Conducting Online Surveys: The 15 Most Common Mistakes

online-survey-optimisation

An online survey is a necessary part of any entrepreneur’s journey. Whether you’re launching a product, testing a new idea, or figuring out how to optimize your marketing copy, market studies are a requirement for understanding where to go and how to get there. And good luck raising funds without conducting your own studies. It’s no longer enough to cherry pick a few too-good-to-be-true stats to seduce investors, they want to see hard feedback from a wide enough audience to draw confident conclusions.

Creating a survey is easy right? Just load up a few questions in Google Forms and share it to your social networks. But there are so many ways to screw up a survey to the point where it becomes entirely ineffective. A poorly written survey can even provide you with false results that might give you a signal which purely doesn’t exist. Imagine basing a serious business decision on the wrong information!

Here is a comprehensive list of the most common mistakes when it comes to building surveys. Hopefully by the end of this list you will be able to avoid critical errors and succeed in clearly understanding your audience or target market.

1  It’s difficult to read

If Google Forms isn’t your thing and you want to make your survey look more stylish, be very careful. Using unusual fonts or colors might make it look prettier, but you might actually be spending time making it harder for people to respond. Not everyone sees the same way. Never use a font size smaller than 10 pixels. Try to avoid white text on a dark background. Stick to the good old fashioned basics.

2  There are no sections or themes within the survey

A survey should be like a song, it should be structured with questions that revolve around the same concept in each section. Don’t randomly ask questions like “How old are you?” in the section about how you use energy at home. Create a section about personal information, a section about what you’re looking for, and another section for product satisfaction. Don’t intermingle questions.

3  There are no numbers on the questions

Is this really necessary? Yes, it is necessary because it helps people to know that they’ve answered all of the questions on the page and haven’t skipped any by accident.

4  There are random page breaks

The page breaks in a longer survey should follow the sections. Don’t interrupt someone when they are in a train of thought.

5  The survey starts with a complex question

People need to warm up to answering longer questions. Avoid asking someone a longer, open, satisfaction-type question at the very beginning. You risk turning people away immediately.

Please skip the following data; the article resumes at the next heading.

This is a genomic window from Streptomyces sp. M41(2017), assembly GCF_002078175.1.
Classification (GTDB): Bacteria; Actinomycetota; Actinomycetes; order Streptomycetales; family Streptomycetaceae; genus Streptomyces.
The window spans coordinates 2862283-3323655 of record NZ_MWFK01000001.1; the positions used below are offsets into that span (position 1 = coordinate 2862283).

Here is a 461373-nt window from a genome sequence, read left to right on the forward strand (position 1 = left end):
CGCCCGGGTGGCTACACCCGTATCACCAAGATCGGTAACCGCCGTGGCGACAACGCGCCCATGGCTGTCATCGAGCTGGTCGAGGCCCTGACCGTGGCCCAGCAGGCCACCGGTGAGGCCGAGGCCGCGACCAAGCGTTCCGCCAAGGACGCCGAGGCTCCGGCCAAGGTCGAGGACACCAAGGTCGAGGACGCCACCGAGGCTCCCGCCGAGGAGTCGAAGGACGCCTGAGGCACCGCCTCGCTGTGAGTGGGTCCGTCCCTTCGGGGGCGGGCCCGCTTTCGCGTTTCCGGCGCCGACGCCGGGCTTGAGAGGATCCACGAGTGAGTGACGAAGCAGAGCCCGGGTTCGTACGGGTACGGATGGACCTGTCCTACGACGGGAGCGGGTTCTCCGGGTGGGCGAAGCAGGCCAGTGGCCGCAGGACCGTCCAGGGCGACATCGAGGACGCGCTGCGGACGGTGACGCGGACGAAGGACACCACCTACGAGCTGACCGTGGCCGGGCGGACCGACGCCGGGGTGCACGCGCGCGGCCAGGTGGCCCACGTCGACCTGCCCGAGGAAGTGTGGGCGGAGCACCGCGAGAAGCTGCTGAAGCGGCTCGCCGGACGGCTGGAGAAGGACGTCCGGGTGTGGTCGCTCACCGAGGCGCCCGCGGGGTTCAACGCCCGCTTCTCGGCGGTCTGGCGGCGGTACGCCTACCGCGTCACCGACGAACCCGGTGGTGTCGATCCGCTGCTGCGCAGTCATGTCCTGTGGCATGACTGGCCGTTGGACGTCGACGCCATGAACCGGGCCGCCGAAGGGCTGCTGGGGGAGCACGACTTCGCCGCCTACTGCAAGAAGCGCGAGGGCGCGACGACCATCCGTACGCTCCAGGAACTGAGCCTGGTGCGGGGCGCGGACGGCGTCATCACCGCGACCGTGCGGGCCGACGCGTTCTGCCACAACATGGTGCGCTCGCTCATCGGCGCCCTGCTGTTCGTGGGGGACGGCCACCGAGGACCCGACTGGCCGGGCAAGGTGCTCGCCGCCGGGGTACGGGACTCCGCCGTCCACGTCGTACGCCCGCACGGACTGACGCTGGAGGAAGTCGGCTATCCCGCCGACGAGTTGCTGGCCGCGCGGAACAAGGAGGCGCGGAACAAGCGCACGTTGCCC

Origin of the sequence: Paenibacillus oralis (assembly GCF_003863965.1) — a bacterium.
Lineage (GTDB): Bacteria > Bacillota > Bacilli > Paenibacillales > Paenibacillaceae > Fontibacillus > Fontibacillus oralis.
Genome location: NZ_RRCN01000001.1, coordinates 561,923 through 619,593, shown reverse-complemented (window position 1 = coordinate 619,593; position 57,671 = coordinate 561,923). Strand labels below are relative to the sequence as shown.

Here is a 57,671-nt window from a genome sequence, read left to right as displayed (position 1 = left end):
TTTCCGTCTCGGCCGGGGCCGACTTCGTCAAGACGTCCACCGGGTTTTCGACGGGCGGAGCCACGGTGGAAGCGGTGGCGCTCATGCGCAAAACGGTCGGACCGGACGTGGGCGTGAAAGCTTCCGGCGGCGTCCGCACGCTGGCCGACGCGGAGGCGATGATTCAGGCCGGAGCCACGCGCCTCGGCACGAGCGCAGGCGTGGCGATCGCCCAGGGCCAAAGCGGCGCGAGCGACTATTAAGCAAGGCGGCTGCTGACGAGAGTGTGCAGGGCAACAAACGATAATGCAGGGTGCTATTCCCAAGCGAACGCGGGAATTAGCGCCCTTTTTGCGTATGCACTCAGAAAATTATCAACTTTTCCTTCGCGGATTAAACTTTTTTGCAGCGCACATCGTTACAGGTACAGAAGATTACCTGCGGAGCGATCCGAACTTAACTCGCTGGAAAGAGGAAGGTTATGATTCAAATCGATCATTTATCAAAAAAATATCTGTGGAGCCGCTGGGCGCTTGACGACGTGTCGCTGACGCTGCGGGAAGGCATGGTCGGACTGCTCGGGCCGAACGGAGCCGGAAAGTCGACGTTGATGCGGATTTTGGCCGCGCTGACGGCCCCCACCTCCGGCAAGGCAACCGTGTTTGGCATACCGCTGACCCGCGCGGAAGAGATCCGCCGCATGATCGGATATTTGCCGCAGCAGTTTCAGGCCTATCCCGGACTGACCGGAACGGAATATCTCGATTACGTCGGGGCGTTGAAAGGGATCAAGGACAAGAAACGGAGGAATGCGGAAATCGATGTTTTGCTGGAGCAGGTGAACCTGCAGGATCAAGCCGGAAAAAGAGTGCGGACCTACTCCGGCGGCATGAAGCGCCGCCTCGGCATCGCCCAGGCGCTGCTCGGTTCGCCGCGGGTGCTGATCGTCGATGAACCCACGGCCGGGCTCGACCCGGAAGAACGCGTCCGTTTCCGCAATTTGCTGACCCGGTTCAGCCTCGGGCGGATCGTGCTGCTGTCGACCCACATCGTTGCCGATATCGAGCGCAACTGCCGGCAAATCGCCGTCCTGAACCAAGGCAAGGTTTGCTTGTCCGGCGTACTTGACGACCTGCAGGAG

6  The required questions are not indicated

Nothing frustrates someone who is giving you their time than not telling them exactly what to do!

7  There is an overlap in values

Example: “Choose your age group:” 15-25 years old, 25-35 years old, 35-45 years old, for people who are 35 years old, which one do they choose?

8  There are difficult words or odd abbreviations

If you’re focusing on the public at large, a good rule is to explain everything that might be hard to understand.

9  There is a drop-down menu for a closed question

If the answer is yes or no, just give an option to click yes or no, don’t put that in a drop down menu, that requires multiple clicks and it can be very frustrating

10  100% of the questions are required

You will quickly find that not many people will complete the survey all the way. For the less important questions, leave a choice. Generally speaking, making 20% of your questions required is a good maximum.

11  There are too many open questions

Continuing with the 20% rule, don’t have more than 20% of open questions in your survey. People get tired of writing and having a few of those questions in a row might compromise the quality of the answers that you’re looking for.

12  There are more than 7 possible answers for a multiple choice question

If you’re requesting only one answer, keep the list at seven questions or shorter. After seven questions people tend to spend too much time evaluating the options which slows down their survey.

13  You don’t pre-test

When you’re looking to head out into the world to get definitive results for your project, you have one shot. Completing a pre-test ensures that any unforeseen problems can be identified and fixed before they can poison the results of your survey.

14  You lie about how long the survey takes

“Hey, come take my survey, it will take you 30 seconds!” We’ve all heard something like this before, but then the survey drags on and on, and according to the status bar, we’re only half of the way there! This is a recipe for abandonment. Don’t lie about how long it takes to complete your survey. If you’re worried that your survey is too long and the proposed time will turn people away, test it first as is. If it really is too long, cut out some questions to make it shorter.

15  There is no status bar

This is really important since it gives people an idea of how long they will be taking the survey. Most survey companies offer this option. Use it.

That’s it!

Hopefully your survey efforts will be more fruitful since a real-world survey can be a powerful mechanism to justify the launch of new products and services. If you make sure that you don’t make any of these mistakes, you’re a lot closer to your destination!

 

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